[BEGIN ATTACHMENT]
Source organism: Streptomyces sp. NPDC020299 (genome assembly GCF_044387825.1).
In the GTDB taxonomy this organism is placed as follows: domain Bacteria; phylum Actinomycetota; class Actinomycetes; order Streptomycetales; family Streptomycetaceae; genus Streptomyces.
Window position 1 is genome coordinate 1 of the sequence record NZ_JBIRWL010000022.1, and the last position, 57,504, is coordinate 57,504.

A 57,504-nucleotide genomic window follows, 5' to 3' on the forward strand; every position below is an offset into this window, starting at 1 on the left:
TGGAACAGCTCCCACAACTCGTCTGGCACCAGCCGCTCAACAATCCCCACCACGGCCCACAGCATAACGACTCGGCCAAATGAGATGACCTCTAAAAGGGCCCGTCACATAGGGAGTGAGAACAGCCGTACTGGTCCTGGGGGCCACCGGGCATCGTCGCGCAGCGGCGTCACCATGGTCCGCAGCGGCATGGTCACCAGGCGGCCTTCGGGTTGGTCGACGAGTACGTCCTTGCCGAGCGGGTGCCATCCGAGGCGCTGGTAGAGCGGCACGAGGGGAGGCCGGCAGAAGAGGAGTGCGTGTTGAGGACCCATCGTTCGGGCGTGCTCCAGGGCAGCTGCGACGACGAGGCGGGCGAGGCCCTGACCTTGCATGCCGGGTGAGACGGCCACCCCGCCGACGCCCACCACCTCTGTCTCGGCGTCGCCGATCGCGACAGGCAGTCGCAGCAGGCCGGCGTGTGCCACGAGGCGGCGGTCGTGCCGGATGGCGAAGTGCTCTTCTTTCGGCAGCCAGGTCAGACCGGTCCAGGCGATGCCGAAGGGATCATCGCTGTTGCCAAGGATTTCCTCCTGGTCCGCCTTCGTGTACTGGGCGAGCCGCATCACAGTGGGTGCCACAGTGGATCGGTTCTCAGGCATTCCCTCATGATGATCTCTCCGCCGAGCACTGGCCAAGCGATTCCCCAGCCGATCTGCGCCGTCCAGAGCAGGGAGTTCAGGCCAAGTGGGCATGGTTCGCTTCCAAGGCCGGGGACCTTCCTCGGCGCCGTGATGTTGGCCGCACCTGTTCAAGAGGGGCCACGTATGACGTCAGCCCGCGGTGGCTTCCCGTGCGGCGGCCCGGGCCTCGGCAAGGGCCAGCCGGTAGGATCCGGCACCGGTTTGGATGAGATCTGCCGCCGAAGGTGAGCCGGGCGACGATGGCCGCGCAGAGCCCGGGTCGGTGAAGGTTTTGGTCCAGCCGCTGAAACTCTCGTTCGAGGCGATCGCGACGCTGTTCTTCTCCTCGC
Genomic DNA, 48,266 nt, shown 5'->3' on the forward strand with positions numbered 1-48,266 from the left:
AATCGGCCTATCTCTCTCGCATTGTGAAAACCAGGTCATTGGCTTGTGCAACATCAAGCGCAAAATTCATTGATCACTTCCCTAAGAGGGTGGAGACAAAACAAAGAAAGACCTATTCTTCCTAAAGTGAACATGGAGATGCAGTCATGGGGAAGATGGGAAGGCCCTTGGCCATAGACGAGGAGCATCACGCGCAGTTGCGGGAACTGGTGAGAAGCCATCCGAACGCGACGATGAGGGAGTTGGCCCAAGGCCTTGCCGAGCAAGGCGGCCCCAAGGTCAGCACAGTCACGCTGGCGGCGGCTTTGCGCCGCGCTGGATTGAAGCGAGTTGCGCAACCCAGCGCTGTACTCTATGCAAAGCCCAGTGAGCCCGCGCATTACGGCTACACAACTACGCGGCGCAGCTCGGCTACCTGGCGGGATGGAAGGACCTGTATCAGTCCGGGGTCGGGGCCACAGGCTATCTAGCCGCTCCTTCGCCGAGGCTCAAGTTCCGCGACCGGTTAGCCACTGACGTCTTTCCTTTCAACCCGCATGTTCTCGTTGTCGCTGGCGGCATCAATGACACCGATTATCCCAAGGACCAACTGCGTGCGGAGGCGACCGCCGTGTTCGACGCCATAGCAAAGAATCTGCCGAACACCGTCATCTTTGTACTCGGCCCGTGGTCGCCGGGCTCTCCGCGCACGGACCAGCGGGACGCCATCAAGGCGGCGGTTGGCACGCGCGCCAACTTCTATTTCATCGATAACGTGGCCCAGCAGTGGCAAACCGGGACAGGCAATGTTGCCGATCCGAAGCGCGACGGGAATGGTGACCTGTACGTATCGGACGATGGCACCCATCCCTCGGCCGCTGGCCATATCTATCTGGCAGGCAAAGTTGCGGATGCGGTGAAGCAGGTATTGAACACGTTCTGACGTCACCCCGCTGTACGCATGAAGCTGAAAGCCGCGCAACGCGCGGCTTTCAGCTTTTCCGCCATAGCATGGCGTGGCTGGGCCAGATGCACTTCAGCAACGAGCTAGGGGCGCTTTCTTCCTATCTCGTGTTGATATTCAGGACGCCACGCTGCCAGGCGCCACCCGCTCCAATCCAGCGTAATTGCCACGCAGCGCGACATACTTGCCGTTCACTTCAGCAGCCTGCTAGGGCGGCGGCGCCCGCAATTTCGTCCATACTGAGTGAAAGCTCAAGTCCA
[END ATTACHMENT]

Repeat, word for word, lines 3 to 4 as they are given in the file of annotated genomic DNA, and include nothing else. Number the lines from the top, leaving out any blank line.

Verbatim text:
Window position 1 is genome coordinate 1 of the sequence record NZ_JBIRWL010000022.1, and the last position, 57,504, is coordinate 57,504.

A 57,504-nucleotide genomic window follows, 5' to 3' on the forward strand; every position below is an offset into this window, starting at 1 on the left: